AFL PLAYERS' Association boss Paul Marsh has told the AFL the ongoing player contract freeze must end if a significantly compressed fixture is to go ahead. revealed on Wednesday night the AFL was set to schedule 33 games across 19 days to complete rounds nine to 12, starting on July 29, two days after the completion of round eight.

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The AFL is hoping to hold this year's Toyota AFL Grand Final on October 17, which is the same day as the Caulfield Cup is currently scheduled for.

If we can't get this contract situation sorted out, then it becomes an unacceptable risk from the players' perspective

- Paul Marsh

However, the sticking point remains the contract situation that has prevented players locking away their future, particularly for those who are unsigned beyond this season.

AFL'S CONTRACT FREEZE Who are the winners and losers?

The injury risk that comes with the truncated fixture was "unacceptable" when footballers' futures were in doubt, Marsh said, even though it was "an extraordinary year" with the COVID-19 crisis.

Marsh had an online discussion on Wednesday with all players, who stated this issue was "critically important".

He has presented that stance to AFL chief executive Gillon McLachlan, and expected to hear back from him on Thursday.

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"If we can't get this contract situation sorted out, then it becomes an unacceptable risk from the players' perspective," Marsh told SEN radio.

"So I think we then get back to just playing weekly, like we've been doing, which is an option. There's no reason the season couldn't extend for another three weeks.

"We've said since day one here that the players are prepared to play until the end of the year, and that hasn't changed. We may need that runway depending on where this virus gets to."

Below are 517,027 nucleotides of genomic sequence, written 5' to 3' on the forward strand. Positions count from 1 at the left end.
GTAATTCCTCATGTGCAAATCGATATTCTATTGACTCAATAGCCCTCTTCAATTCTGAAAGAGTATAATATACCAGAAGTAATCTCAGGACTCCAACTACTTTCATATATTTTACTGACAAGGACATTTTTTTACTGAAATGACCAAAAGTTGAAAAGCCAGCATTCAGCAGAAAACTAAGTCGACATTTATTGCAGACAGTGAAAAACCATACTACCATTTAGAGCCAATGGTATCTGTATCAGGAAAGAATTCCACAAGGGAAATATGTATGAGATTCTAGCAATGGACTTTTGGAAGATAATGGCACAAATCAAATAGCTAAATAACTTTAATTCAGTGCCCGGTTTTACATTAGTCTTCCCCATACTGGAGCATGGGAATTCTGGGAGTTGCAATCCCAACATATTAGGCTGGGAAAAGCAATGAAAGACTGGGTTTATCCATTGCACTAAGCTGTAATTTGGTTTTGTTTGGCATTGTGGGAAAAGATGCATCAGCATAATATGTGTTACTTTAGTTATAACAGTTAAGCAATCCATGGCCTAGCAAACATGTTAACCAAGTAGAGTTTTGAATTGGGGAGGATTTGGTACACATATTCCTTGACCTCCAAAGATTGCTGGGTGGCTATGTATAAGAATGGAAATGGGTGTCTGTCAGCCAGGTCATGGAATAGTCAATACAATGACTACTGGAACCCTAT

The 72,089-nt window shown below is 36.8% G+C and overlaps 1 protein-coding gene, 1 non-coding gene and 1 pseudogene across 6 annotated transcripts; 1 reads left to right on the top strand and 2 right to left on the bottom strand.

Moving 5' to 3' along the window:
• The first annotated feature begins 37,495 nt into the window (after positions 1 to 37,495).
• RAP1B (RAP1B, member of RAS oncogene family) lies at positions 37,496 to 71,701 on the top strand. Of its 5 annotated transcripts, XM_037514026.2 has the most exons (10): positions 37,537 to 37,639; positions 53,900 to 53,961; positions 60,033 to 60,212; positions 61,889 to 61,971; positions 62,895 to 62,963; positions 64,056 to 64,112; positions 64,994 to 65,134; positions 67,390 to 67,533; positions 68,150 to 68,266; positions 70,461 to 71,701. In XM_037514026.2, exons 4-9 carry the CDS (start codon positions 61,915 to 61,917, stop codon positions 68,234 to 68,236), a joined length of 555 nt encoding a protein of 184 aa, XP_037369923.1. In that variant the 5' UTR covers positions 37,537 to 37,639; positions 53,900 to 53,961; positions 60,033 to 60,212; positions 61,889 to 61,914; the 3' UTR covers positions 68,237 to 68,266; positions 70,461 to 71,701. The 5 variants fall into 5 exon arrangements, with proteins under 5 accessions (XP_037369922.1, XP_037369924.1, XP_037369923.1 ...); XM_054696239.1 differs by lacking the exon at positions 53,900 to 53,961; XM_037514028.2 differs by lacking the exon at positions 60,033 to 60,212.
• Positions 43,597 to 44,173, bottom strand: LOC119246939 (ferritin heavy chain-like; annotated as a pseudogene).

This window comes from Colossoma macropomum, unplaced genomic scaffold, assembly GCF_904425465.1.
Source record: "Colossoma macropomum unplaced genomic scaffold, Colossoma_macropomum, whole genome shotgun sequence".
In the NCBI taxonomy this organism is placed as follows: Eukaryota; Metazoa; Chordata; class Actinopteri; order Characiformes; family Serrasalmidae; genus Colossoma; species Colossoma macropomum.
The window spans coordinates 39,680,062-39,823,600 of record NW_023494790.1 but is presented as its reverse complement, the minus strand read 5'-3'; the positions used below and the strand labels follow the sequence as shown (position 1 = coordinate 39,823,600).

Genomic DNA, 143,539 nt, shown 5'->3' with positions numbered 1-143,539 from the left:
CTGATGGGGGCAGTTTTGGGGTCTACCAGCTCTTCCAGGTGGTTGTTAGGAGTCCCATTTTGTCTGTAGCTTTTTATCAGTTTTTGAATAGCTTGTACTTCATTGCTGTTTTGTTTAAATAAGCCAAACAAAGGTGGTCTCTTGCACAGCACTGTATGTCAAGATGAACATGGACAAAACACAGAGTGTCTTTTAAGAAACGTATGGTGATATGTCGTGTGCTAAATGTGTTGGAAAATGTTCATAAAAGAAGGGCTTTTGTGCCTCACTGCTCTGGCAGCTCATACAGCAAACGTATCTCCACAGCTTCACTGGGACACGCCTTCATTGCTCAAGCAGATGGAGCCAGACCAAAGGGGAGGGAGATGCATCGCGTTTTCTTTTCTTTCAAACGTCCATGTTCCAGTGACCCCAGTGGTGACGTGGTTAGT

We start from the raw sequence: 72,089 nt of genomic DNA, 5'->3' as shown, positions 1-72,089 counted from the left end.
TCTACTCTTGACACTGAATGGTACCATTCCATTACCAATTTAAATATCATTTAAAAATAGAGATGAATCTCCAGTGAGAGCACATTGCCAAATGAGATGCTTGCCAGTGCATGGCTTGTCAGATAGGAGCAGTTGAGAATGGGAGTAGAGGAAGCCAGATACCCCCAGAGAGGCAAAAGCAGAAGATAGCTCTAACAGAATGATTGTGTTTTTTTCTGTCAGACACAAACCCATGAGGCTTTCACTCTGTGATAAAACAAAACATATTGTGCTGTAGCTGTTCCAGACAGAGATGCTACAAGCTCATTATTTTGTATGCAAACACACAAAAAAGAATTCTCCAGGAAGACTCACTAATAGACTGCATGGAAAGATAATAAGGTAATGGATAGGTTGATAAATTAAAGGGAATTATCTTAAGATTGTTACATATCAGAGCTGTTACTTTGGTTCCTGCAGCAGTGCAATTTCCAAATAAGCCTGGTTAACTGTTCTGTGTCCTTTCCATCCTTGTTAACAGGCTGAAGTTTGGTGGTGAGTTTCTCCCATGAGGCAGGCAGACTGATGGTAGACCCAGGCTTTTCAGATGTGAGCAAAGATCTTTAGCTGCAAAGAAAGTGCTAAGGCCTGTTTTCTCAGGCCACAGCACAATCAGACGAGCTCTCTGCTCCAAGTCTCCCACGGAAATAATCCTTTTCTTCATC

Remaining players from Victorian clubs and more family members could relocate to Queensland as early as Friday to stay at an AFL-organised hotel to serve the 14-day quarantine period.

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They will rejoin their partners are that, while Marsh confirmed the AFL would cover all family expenses related to the hub stay.

Wives, long-term or "serious" partners – regardless of whether they're living together – and children all fit the criteria to join the hub.

"There will be players who won't take their families," Marsh said. 

"I've certainly had conversations with players who just don't feel as though taking the families is the right decision for them, so we'll just deal with this on an individual, case-by-case basis." 

Marsh hoped there would be "understanding" if any footballer chose to leave the hub to return to Victoria.

AFLPA chief executive Paul Marsh also discussed the following: 

  • The AFLPA had an initial agreement with the AFL that Victorian clubs would be based in an interstate hub for no more than 35 days but circumstances meant that had to change.
  • Upcoming byes won't be at the same time and are likely to be scattered across three or four weeks but Melbourne and Essendon won't have one.
  • The Northern Territory and Tasmania are likely to host matches at some stage this year.
  • Players received their full wage for the first five months of the year and took a 50 per cent cut from there, so will receive about 72 per cent of their salary in 2020.
  • There are two years to run on the collective bargaining agreement and the AFL must present to the AFLPA how COVID-19 has impacted the game this year and beyond.